From holy war to opium war? A case study of the opium economy in North Eastern Afghanistan

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From holy war to opium war? A case study of the opium economy in North Eastern Afghanistan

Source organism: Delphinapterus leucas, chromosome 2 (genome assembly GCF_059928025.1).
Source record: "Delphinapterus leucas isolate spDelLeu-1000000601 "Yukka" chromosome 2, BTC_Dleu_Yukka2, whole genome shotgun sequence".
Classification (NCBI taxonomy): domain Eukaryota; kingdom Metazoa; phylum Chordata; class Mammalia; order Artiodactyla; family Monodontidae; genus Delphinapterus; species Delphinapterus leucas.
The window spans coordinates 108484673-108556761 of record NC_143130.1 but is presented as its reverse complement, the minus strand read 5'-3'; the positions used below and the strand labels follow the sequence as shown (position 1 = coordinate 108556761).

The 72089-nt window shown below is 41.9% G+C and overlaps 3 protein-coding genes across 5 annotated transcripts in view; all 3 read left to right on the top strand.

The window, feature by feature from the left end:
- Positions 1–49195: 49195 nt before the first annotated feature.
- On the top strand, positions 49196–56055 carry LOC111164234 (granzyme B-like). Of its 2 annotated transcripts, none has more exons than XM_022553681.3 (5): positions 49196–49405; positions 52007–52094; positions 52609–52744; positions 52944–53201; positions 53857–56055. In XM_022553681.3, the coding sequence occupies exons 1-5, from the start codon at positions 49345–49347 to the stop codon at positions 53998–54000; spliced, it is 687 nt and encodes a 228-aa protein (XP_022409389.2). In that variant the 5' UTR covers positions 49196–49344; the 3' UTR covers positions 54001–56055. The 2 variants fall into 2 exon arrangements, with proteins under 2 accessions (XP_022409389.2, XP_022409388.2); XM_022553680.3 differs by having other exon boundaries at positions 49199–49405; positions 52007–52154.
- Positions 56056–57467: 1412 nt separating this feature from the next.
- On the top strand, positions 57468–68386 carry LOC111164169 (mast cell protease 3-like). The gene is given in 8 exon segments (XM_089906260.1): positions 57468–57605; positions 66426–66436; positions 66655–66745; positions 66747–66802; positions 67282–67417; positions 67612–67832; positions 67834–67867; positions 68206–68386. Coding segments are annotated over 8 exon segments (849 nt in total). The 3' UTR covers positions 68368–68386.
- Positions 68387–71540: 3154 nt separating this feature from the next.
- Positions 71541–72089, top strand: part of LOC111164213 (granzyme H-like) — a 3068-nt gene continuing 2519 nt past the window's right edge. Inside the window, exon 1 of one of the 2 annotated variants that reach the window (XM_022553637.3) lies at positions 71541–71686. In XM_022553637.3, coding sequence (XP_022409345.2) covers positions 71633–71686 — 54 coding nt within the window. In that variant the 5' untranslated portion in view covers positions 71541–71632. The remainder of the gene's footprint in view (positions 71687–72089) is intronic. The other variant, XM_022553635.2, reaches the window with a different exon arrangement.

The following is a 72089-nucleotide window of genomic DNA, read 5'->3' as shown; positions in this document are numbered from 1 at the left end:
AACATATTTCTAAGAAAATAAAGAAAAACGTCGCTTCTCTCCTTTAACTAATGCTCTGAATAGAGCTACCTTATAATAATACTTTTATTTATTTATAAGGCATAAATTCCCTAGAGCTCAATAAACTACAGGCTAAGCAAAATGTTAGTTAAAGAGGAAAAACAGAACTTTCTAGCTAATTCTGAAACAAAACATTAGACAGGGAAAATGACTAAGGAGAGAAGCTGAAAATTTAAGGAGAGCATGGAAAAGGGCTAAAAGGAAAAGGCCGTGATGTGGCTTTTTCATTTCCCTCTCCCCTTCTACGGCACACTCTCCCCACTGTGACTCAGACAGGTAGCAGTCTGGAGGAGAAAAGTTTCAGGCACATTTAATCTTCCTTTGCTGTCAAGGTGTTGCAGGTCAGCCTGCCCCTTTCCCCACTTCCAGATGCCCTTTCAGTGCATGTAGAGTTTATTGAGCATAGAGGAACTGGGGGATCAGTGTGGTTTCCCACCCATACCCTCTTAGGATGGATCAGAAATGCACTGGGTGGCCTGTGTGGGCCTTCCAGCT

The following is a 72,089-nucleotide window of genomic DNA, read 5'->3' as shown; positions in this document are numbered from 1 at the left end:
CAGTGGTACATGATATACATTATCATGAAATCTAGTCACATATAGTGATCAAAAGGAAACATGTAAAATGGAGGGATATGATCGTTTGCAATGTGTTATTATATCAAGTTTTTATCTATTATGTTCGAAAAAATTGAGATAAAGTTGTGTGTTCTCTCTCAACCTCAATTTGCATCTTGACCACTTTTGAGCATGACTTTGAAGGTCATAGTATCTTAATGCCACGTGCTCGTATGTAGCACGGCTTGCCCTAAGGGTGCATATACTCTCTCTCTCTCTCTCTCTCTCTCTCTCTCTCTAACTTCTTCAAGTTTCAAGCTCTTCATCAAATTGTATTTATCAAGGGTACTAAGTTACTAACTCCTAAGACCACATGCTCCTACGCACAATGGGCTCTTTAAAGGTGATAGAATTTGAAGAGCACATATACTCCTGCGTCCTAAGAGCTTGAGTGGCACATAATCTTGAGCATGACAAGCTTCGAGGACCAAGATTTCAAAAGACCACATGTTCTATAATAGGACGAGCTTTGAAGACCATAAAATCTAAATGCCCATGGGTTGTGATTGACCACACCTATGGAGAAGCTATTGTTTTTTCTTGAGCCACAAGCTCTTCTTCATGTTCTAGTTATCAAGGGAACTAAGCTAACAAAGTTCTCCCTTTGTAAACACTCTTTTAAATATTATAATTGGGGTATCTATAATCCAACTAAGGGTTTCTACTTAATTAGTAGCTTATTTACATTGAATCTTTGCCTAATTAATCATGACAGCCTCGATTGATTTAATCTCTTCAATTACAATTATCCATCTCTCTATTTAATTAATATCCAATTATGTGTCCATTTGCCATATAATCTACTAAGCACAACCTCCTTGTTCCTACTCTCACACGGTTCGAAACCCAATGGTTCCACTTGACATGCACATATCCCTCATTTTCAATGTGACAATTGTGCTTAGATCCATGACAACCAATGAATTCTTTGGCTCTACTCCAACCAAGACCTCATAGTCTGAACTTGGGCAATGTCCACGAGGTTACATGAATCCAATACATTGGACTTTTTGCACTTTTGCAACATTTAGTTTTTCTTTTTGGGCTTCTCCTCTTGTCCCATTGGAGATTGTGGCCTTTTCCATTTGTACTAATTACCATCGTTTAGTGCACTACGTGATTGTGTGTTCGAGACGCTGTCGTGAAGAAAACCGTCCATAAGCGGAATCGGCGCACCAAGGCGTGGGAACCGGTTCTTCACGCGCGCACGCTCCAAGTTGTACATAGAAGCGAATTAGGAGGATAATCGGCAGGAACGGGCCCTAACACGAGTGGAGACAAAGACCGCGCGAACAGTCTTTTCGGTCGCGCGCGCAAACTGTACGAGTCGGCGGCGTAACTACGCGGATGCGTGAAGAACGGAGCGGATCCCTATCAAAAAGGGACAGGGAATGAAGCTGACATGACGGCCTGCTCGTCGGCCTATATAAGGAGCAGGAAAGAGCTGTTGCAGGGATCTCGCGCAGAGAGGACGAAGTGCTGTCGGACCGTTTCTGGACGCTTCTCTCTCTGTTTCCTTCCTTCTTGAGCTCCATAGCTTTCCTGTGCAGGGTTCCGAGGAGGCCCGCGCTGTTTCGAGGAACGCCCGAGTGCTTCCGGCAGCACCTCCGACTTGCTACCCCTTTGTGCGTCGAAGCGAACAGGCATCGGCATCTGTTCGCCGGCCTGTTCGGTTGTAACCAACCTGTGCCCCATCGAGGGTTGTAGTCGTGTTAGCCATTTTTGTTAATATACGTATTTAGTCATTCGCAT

See discussions, stats, and author profiles for this publication at: From Holy War to Opium War? A Case Study of the Opium Economy in North-easternAfghanistan  Article   in  Central Asian Survey · February 2000 DOI: 10.1080/02634930050079354 · Source: PubMed CITATIONS 42 READS 206 1 author:Some of the authors of this publication are also working on these related projects: Borderlands, brokers and peacebuilding in Nepal and Sri Lanka: War to peace transitions viewed fromthe margins   View projectLiving on the Margins: Using literary comics to understand the role of borderland brokers in post-wartransitions   View projectJonathan GoodhandSOAS, University of London 57   PUBLICATIONS   938   CITATIONS   SEE PROFILE All content following this page was uploaded by Jonathan Goodhand on 12 September 2014. The user has requested enhancement of the downloaded file.  PEACE BUILDING AND COMPLEX POLITICAL EMERGENCIES WORKING PAPER SERIES PAPER No 5 From Holy War to Opium War?: a Case Study of the Opium Economy in North Eastern Afghanistan Jonathan Goodhand IDPM, University of Manchester 1999    FROM HOLY WAR TO OPIUM WAR?; A CASE STUDY OF THE OPIUM ECONOMY IN NORTH EASTERN AFGHANISTAN Jonathan Goodhand Abstract This paper examines the recent growth of the opium economy in North Eastern Afghanistan. A detailed analysis of one village in Badakshan Province reveals  profound changes in the local economy and social institutions. The paper describes two major shifts in the local economy (1) the switch from wheat to poppy cultivation (2) the shift from the livestock trade to the opium trade. It then examines the underlying causes and impacts of the opium economy on social relations in the village. Although a case study of a community living on the margins of the global economy, it is argued that these changes have important implications for international policy makers. The emergence of the opium economy in North Eastern Afghanistan is symptomatic of new and expanding forms of transborder trade, associated with the restructuring of the global political economy. i[1]   1. INTRODUCTION 1.1 Globalisation and conflict Traditional neoclassical analysis of conflicts viewed them as irrational. Since aggregate consumption and production declines, comparative advantages are lost and capital destroyed, why do people behave so inexplicably? ii[2]  However recent writings on conflict have developed new insights through the analysis of global  processes that contribute to systemic conflict. Duffield argues that protracted conflict is symptomatic of new and expanding forms of political economy iii[3] . Today’s conflicts are characterised by long-term innovative adaptations to globalisation, linked to expanding networks of parrallel (illegal) and grey (semi-legal) economic activity. As Keen notes, conflict is not the irrational breaking down of societies and economies: rather “it is the re-ordering of society in particular ways. In wars we see the creation of a new type of political economy, not simply a destruction of the old one.” iv[4]  Elite strategies in war economies may for example involve the control and export of high value commodities such as narcotics and precious stones v[5] ; the opium and lapis lazuli economy in Northern Afghanistan are just two examples. Afghanistan may be on the periphery of the global economy, however elites within the country profit from state break-down and the de-regulated environment at a local and global level. It has created the space and linkages for local assets like opium and lapis to be realised on  global markets. Clauswitz characterised traditional nation-state based war as the continuation of  politics by other means. However in many conflicts today it may not be so much about winning the war as maintaining one’s sphere of influence. As Keen concludes, internal forms of war may now be better understood as the continuation of economics  by other means vi[6] . This analysis has important implications in terms of our understanding of contemporary conflicts and policy aimed at preventing or resolving endemic insecurity. “ conflicts where violence is decentralised and economically motivated, war cannot simply be “declared” or “declared over”. A lasting end to violence is likely to depend on meeting many of the needs of those carrying out acts of violence as well as the needs and interests of some of the more highly developed actors, orchestrating and  perhaps funding violence.” vii[7]  We will return to the policy implications of this analysis at the end of the paper. However the next section examines a case study of the opium economy in North Eastern Afghanistan. It is an attempt to present the “view from the village” in terms of changes brought about by the opium economy and its impact on social relations within the village. An analysis of these changes then follows, in the light of the recent writing and analysis on complex political emergencies (CPEs) as outlined above. Although there is an emerging body of writing on conflict and insecurity, which helps map out the broad terrain of the new world disorder, there is a lack of fine-grained viii[8]  case studies which examine how global processes impact on local actors and communities. A key conclusion of our work in North Eastern Afghanistan is that action has got ahead of understanding and more detailed contextual analysis is important for both improved understanding and policy. Before, looking at the case of Afghanistan it is important to highlight the methodological challenge of conducting research on war economies. One of the reasons why local perspectives are often missing from current analyses of CPEs may  be because research in ‘live’ war zones is so sensitive and dangerous; both for the researchers and the communities themselves. It is beyond the scope of this article to examine in detail the methodological and ethical dilemmas associated with research in war zones, but one should recognise the real constraints that prevent local voices from  being heard. We cannot point to any methodological ‘magic bullets’ based on our experience in Afghanistan. However, three points are worth emphasising. First, safety for communities and researchers was always the primary consideration. Second, we found that in many instances neither traditional survey techniques nor participatory group based activities were appropriate, because they attracted too much attention and often suspicion. For the most part, the research team adopted a low profile, interviewing a range of individuals within a community (including women, children, farmers, shopkeepers and opium traders) and through their oral histories,  incrementally and indirectly building up a picture of the war economy. Third, our entry point was not the opium economy, but an analysis of people’s coping strategies and the impact of war on social institutions. There are weaknesses in this methodology. It only represents a snap shot of one part of the opium economy at one point in time. Our analysis would be strengthened for instance by interviews with Afghan commanders and other links in the drugs chain, like the Central Asia mafia. It would also be useful to track changes in the village over time to corroborate and verify our evidence. However, the key point is that in spite of the difficulties and constraints, it is possible to ‘capture’ local voices, leading to more informed analysis and policy formulation. 2. BACKGROUND 2.1 The Afghan conflict The Afghan conflict is a potent example of contemporary conflict resulting from a complex mix of factors, caused by years of bad development, Cold War politics, militarisation, and tribal and ethnic schisms. The conflict has been going on for twenty years. In the 1980s one third of the population were displaced and rural subsistence economies were deliberately destroyed. The withdrawal of Soviet troops in 1988 did not signal the end of the conflict. A process of “Lebonisation” ix[9] followed in which the contradictions within the resistance movement surfaced. The conflict thus mutated from a counter-insurgency war with an ostensibly ideological basis into one characterised by war-lordism and banditary. Since 1995 the war entered a new phase with the emergence of the Taliban who now control around 80% of the Afghanistan, with the remaining area controlled by an alliance of opposition leaders from the previous government. It is beyond the scope of the paper to examine in detail the history and dynamics of the Afghan conflict. However the following points are relevant to our analysis later:   Conflict as process   Conflict is a social process in which the srcinal structural tensions are themselves  profoundly reshaped by the massive disruptions of CPEs. As Tilly argues, “war is a form of contention which creates new forms of contention” x[10] . The Afghan conflict needs to be seen as less the outcome of a predictable pattern of causes and effects and more as a result of combinations of contingent factors. During the course of the conflict there have been periods and regions of stability mixed with instability, and the  boundaries of the conflict are constantly changing.  Systemic nature of the conflict   Received wisdom has it that Afghanistan has moved from a holy war into a civil war.